Government control is significant in identifying who a speaker is because speech over which the government exercises no control is not government speech, yet the concept of government control is central to analyzing censorship. Requiring or withholding government control of private speech can be censorship but granting permission to speak does not transform speech into government speech.
…neither “control” nor “final approval authority” can in itself distinguish government speech from censorship of private speech, and analyzing that factor in isolation from speaker identity flattens the distinction between government speech and speech tolerated by the censor. And it is not as though “actively” exercising control over the “nature and content” of private expression makes a difference, as the Court suggests, ibid. Censorship is not made constitutional by aggressive and direct application.
Alito concurrence in judgment, Slip. Op. 4
While history may aid in illustrating what was considered in the past, it cannot serve to dictate results in a particular matter. An overemphasis on tradition in this case favors the government simply because governments traditionally use flags for government messaging, but this cannot be of the consequence the Court affords it where the government activity in question is unorthodox, not traditional.
A focus on public perception yields no good result where it cannot be presumed that the public can know, from casual observation, who is speaking, where fear of misperception of private speech or government speech could promote exclusion of views, and where the government may always make plain to the public that the views expressed are not its own.
The issue is not simply one of fashioning an analysis, Justice Alito stresses. Risks of error pervade the Court’s “factored” test, but the greatest risk is the risk of aggressive application of the concept of government controls in service of censorship.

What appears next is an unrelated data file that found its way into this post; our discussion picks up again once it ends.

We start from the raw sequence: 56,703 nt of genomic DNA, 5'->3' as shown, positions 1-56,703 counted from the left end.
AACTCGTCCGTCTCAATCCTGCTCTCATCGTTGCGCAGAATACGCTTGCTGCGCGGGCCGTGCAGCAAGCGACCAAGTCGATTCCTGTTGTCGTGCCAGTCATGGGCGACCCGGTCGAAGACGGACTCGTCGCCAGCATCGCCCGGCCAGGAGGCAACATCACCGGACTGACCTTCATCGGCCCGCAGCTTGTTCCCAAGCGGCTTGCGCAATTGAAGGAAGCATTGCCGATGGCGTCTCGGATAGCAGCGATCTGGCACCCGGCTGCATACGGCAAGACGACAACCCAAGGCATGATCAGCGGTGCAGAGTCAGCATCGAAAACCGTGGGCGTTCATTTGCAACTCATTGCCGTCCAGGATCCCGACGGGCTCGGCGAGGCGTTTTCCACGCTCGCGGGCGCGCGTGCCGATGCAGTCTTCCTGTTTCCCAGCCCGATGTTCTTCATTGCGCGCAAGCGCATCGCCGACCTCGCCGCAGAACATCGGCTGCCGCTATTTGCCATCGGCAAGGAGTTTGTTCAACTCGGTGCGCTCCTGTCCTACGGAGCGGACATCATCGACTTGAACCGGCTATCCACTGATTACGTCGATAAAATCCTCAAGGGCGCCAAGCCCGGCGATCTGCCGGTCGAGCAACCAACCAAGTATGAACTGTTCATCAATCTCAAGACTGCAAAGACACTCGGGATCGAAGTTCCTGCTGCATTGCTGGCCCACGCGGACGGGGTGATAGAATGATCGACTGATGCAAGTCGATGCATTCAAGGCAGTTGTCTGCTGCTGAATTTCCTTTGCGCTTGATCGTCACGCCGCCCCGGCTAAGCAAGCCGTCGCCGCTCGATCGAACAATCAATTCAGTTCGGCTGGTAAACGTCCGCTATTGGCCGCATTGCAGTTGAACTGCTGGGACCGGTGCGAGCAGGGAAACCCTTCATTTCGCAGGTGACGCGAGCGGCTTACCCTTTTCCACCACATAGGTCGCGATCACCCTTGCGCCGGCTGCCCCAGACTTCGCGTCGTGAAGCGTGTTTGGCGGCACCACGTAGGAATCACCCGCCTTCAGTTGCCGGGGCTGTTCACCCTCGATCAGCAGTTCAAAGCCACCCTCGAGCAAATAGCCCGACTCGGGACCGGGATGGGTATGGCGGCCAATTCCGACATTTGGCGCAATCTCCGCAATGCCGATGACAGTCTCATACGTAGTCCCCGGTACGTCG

Finally, creating a three-factor test but applying only one factor to direct the outcome highlights the weakness of such an approach.
Justice Alito would analyze whether the government is purposefully presenting its own message through its own agent without abridging private speech. There should be no confusion about government speech where private citizens are ‘deputized’ to speak on the government’s behalf or where a private entity cedes its platforms for government speech.
The Unbearable Persistence of Lemon. Justices Gorsuch and Thomas concur in the judgment, but join to point to the errors not rectified but instead introduced into Establishment Clause cases by the Lemon test, itself a factor analysis which only serve to underscore how aptly the test is named.
Reliance on original meanings rather than on the much-loathed Lemon approach would return the law and the courts which administer the law to clarity after decades of great confusion:
“The thread running through these [Establishment Clause] cases derives directly from the historical hallmarks of an establishment of religion—government control over religion offends the Constitution, but treating a church on par with secular entities and other churches does not.
Gorsuch concurrence in judgment, Slip Op. at 12. (citation omitted.)